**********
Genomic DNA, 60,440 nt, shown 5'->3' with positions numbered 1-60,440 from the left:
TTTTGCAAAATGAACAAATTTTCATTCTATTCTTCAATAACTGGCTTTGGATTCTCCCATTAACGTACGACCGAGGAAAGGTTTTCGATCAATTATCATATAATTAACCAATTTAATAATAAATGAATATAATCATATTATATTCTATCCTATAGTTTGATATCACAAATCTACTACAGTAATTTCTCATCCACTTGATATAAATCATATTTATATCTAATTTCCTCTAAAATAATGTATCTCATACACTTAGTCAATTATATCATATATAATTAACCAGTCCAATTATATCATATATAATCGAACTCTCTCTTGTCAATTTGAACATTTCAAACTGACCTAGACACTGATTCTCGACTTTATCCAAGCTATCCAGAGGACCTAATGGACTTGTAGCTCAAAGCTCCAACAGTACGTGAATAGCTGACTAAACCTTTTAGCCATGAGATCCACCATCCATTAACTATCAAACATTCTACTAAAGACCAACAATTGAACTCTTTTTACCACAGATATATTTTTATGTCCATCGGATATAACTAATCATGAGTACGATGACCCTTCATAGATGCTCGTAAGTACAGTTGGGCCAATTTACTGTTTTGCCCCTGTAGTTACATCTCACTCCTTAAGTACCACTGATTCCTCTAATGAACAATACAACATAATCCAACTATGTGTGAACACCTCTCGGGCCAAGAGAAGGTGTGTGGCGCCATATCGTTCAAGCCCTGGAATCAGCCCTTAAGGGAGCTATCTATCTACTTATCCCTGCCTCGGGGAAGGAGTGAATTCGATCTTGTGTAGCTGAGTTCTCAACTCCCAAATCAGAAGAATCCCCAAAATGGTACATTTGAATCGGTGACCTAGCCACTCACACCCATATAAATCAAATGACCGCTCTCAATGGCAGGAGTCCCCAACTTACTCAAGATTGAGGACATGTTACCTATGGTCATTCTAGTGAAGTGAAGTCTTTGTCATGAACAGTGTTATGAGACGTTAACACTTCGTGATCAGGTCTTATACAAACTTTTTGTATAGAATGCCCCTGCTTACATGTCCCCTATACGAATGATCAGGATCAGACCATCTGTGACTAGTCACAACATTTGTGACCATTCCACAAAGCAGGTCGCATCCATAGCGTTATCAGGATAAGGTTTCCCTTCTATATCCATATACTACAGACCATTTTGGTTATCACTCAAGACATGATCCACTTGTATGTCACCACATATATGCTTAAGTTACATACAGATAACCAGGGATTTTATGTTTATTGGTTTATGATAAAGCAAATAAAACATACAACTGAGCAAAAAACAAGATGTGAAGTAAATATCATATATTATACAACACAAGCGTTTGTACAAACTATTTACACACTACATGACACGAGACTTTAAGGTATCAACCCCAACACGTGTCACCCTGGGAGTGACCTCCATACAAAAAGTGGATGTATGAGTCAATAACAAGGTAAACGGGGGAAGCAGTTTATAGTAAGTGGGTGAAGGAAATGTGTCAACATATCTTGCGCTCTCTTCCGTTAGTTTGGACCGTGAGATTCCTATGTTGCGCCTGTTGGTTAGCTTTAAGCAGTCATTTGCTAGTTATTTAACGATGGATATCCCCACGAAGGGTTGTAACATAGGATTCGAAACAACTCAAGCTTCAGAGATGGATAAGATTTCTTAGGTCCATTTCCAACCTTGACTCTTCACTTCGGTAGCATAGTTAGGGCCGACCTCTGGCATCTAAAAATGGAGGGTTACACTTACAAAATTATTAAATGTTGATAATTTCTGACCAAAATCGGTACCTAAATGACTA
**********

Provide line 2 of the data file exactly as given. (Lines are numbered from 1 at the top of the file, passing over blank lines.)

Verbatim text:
TTTTGCAAAATGAACAAATTTTCATTCTATTCTTCAATAACTGGCTTTGGATTCTCCCATTAACGTACGACCGAGGAAAGGTTTTCGATCAATTATCATATAATTAACCAATTTAATAATAAATGAATATAATCATATTATATTCTATCCTATAGTTTGATATCACAAATCTACTACAGTAATTTCTCATCCACTTGATATAAATCATATTTATATCTAATTTCCTCTAAAATAATGTATCTCATACACTTAGTCAATTATATCATATATAATTAACCAGTCCAATTATATCATATATAATCGAACTCTCTCTTGTCAATTTGAACATTTCAAACTGACCTAGACACTGATTCTCGACTTTATCCAAGCTATCCAGAGGACCTAATGGACTTGTAGCTCAAAGCTCCAACAGTACGTGAATAGCTGACTAAACCTTTTAGCCATGAGATCCACCATCCATTAACTATCAAACATTCTACTAAAGACCAACAATTGAACTCTTTTTACCACAGATATATTTTTATGTCCATCGGATATAACTAATCATGAGTACGATGACCCTTCATAGATGCTCGTAAGTACAGTTGGGCCAATTTACTGTTTTGCCCCTGTAGTTACATCTCACTCCTTAAGTACCACTGATTCCTCTAATGAACAATACAACATAATCCAACTATGTGTGAACACCTCTCGGGCCAAGAGAAGGTGTGTGGCGCCATATCGTTCAAGCCCTGGAATCAGCCCTTAAGGGAGCTATCTATCTACTTATCCCTGCCTCGGGGAAGGAGTGAATTCGATCTTGTGTAGCTGAGTTCTCAACTCCCAAATCAGAAGAATCCCCAAAATGGTACATTTGAATCGGTGACCTAGCCACTCACACCCATATAAATCAAATGACCGCTCTCAATGGCAGGAGTCCCCAACTTACTCAAGATTGAGGACATGTTACCTATGGTCATTCTAGTGAAGTGAAGTCTTTGTCATGAACAGTGTTATGAGACGTTAACACTTCGTGATCAGGTCTTATACAAACTTTTTGTATAGAATGCCCCTGCTTACATGTCCCCTATACGAATGATCAGGATCAGACCATCTGTGACTAGTCACAACATTTGTGACCATTCCACAAAGCAGGTCGCATCCATAGCGTTATCAGGATAAGGTTTCCCTTCTATATCCATATACTACAGACCATTTTGGTTATCACTCAAGACATGATCCACTTGTATGTCACCACATATATGCTTAAGTTACATACAGATAACCAGGGATTTTATGTTTATTGGTTTATGATAAAGCAAATAAAACATACAACTGAGCAAAAAACAAGATGTGAAGTAAATATCATATATTATACAACACAAGCGTTTGTACAAACTATTTACACACTACATGACACGAGACTTTAAGGTATCAACCCCAACACGTGTCACCCTGGGAGTGACCTCCATACAAAAAGTGGATGTATGAGTCAATAACAAGGTAAACGGGGGAAGCAGTTTATAGTAAGTGGGTGAAGGAAATGTGTCAACATATCTTGCGCTCTCTTCCGTTAGTTTGGACCGTGAGATTCCTATGTTGCGCCTGTTGGTTAGCTTTAAGCAGTCATTTGCTAGTTATTTAACGATGGATATCCCCACGAAGGGTTGTAACATAGGATTCGAAACAACTCAAGCTTCAGAGATGGATAAGATTTCTTAGGTCCATTTCCAACCTTGACTCTTCACTTCGGTAGCATAGTTAGGGCCGACCTCTGGCATCTAAAAATGGAGGGTTACACTTACAAAATTATTAAATGTTGATAATTTCTGACCAAAATCGGTACCTAAATGACTA